The price of fame and how Javy Báez is adjusting to the spotlight
MESA, Ariz. — In the couple years following the Cubs’ World Series run in 2016, Javy Báez admitted he got caught up in the celebrity spotlight and wasn’t as focused on his craft as he would have liked.
“I didn’t get away from it, but I wasn’t into baseball,” Báez said. “I wasn’t trying to get better every day.”
So if the 2017-19 version of Báez wasn’t focused on getting better each day, what kind of potential does a locked-in “El Mago” have?
For those three seasons, he averaged 29 homers, 90 RBI and an .845 OPS while making a pair of All-Star games, finishing second in NL MVP voting in 2018 and winning a Silver Slugger that same year.
Báez had already flashed his immense potential entering the 2016 playoff run, but that fall represented his coming out party on a national stage. He was named co-NLCS MVP and wound up starting every playoff game after making just 97 starts in the regular season.
When he spoke to the media early in camp this spring, he admitted he got away from the game mentally after the World Series. He elaborated on that Monday, explaining how he felt more like a celebrity than a baseball player.
Fame came swiftly for Báez, from appearing in Daddy Yankee’s videos on social media to a turn in the 2017 ESPN Body Issue. He starred for Puerto Rico in the 2017 World Baseball Classic and had a street named after him in Humboldt Park in Chicago in April 2017.
“It was overwhelming for sure,” he said. “I was just distracted. I talked about this with Jed [Hoyer]. After we won, after the World Baseball Classic, after the Body Issue, I just thought that people and fans, they started looking at me differently, not just as a baseball player. That kinda got me away from everything. It kinda got me away from my family, from baseball, from just being a normal person.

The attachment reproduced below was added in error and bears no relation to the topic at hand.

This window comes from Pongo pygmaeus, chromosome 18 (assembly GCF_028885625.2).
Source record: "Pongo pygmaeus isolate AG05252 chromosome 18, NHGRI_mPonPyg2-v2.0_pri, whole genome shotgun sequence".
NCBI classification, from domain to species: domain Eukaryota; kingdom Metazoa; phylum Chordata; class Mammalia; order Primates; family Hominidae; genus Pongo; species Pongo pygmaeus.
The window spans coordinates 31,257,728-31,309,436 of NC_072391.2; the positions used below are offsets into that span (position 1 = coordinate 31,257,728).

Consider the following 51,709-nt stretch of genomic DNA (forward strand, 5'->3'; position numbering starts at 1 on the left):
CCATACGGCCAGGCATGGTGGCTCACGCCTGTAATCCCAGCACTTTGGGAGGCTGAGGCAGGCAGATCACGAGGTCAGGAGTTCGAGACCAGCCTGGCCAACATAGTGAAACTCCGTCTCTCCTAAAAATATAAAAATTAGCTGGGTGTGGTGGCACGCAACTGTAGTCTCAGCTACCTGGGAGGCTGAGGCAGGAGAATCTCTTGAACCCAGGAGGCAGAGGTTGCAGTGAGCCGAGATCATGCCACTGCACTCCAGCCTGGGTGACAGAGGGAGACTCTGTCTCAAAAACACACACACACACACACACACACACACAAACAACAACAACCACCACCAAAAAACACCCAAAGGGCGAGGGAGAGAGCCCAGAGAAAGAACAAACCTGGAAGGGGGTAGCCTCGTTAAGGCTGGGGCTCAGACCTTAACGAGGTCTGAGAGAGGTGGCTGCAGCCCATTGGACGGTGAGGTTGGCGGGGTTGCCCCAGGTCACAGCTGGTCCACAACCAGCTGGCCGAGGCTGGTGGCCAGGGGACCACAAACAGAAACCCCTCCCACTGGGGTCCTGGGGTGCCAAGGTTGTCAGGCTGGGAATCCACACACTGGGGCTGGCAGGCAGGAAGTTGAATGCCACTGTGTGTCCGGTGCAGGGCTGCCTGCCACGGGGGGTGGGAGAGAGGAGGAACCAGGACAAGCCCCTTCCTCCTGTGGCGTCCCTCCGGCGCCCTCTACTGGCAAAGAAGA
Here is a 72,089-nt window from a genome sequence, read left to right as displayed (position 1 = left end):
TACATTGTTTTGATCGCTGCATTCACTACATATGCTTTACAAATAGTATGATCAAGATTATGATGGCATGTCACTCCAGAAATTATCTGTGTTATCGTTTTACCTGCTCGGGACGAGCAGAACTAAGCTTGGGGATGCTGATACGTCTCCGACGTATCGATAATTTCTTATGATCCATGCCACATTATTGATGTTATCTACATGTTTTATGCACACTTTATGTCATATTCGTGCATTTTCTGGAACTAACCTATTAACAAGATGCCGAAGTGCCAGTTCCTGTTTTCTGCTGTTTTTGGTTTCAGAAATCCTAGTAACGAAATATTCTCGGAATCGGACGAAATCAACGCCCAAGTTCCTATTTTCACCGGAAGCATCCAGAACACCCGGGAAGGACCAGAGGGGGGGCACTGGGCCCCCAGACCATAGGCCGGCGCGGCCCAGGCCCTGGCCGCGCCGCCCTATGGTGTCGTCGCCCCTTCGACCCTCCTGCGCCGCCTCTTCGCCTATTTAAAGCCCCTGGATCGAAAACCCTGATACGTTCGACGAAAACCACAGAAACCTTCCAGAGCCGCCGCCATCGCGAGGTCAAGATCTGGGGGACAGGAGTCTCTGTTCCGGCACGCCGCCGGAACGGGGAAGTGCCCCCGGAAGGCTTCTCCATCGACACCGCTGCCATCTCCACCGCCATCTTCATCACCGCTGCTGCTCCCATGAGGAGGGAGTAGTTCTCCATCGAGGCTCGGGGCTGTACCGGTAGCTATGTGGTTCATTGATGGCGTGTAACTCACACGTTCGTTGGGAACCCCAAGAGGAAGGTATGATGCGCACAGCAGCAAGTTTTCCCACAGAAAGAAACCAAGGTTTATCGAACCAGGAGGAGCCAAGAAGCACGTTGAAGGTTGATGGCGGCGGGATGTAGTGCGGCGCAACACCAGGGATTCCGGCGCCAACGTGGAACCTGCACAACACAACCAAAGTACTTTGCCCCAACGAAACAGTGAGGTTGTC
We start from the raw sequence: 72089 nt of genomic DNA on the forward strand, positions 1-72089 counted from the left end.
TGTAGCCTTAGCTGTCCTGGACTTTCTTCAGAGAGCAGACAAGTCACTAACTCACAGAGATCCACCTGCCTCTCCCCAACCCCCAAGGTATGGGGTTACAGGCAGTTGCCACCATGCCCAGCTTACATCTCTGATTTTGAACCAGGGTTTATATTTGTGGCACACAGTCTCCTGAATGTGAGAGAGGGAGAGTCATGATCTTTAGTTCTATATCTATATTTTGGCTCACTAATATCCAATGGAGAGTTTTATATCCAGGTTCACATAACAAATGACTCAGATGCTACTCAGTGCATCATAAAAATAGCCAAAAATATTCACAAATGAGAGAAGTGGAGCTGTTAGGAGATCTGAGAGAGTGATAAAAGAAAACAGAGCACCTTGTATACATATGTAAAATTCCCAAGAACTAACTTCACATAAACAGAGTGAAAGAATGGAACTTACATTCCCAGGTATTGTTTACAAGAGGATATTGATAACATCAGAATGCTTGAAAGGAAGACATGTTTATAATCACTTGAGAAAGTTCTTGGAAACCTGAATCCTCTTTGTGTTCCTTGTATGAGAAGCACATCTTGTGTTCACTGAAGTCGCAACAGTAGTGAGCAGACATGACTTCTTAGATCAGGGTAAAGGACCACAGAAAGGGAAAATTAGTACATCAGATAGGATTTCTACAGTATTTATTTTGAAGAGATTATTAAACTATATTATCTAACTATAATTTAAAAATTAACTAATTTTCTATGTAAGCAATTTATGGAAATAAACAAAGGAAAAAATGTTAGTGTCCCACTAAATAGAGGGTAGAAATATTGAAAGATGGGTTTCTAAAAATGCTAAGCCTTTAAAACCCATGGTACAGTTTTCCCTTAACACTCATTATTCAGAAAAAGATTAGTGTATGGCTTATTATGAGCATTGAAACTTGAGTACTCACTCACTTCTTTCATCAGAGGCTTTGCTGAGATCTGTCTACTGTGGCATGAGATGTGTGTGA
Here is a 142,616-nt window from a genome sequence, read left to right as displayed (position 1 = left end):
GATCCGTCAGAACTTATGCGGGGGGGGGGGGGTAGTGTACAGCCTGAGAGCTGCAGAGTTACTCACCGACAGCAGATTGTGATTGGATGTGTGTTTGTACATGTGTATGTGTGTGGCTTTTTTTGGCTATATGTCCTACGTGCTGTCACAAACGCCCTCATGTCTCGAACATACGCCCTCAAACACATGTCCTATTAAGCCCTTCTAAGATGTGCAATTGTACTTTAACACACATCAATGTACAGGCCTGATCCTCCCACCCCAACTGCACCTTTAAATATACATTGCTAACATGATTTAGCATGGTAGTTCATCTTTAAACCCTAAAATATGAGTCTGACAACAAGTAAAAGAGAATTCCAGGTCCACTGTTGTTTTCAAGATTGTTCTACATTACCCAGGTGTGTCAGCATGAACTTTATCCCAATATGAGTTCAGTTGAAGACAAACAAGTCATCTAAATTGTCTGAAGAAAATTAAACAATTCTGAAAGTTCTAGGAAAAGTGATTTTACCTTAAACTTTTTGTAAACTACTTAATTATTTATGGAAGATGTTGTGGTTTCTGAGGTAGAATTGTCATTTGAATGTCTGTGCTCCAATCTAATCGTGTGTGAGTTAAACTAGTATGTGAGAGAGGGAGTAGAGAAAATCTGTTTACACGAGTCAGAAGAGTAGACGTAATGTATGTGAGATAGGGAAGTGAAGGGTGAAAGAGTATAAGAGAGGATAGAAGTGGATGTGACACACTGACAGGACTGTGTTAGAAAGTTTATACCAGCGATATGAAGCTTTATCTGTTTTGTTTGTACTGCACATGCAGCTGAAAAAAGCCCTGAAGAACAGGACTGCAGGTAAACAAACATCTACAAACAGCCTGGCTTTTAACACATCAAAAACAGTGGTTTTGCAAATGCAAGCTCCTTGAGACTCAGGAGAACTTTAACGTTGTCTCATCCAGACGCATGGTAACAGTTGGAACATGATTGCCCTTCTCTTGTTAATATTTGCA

“…I wasn’t really into baseball. It was something that hurts me because I know I can prove a lot of things out there. But if you don’t work on it, you won’t get better.”
As the 2018 season wore on and the MVP talk really started to swirl around Báez, he tried to block out all that noise. His performance on the field never suffered as he led the NL in RBI in 2018 and was on his way to another MVP-caliber campaign in 2019 before a broken thumb cost him the final month of the season.
Entering 2020, he felt like he had found his way again and was completely focused on baseball. But then the pandemic hit and the pressure of the shortened season weighed on him heavily.
He felt like he was trying too hard last year as he posted a .203 batting average and .599 OPS while striking out 31.9% of the time.
“I wasn’t lost, but the way that the game changed, I didn’t make that last [adjustment],” Báez said. “That’s why I feel like I was struggling. Obviously I want to hit the fastball, but if [opposing pitchers] don’t throw it, I gotta make them throw it. I wasn’t making them throw it. I was just swinging at sliders outside the zone like when I came up in 2014.
“I was struggling, but I was trying too much instead of slowing the game down and letting it come back. I feel like I was in a rush to make adjustments.”
Báez believes he’s in a much better place mentally this spring, even with contract negotiations ongoing. He is set to be a free agent after the 2021 season and said he is curious to see how the next two weeks play out in talks with the Cubs front office.
By the time April 1 comes, Báez would prefer to focus only on baseball. In Cactus League games this spring, he’s working on maintaining his approach throughout the entire at-bat and tracking the ball from right-handers in particular.
But mostly, Báez is working to stay loose.
“Play relaxed and let the game come to me,” he said. “Slow the game down a little bit. Right now, I’m just focused on my timing and my offense. Trying to get better there and once I prove that, they’re going to see a difference.”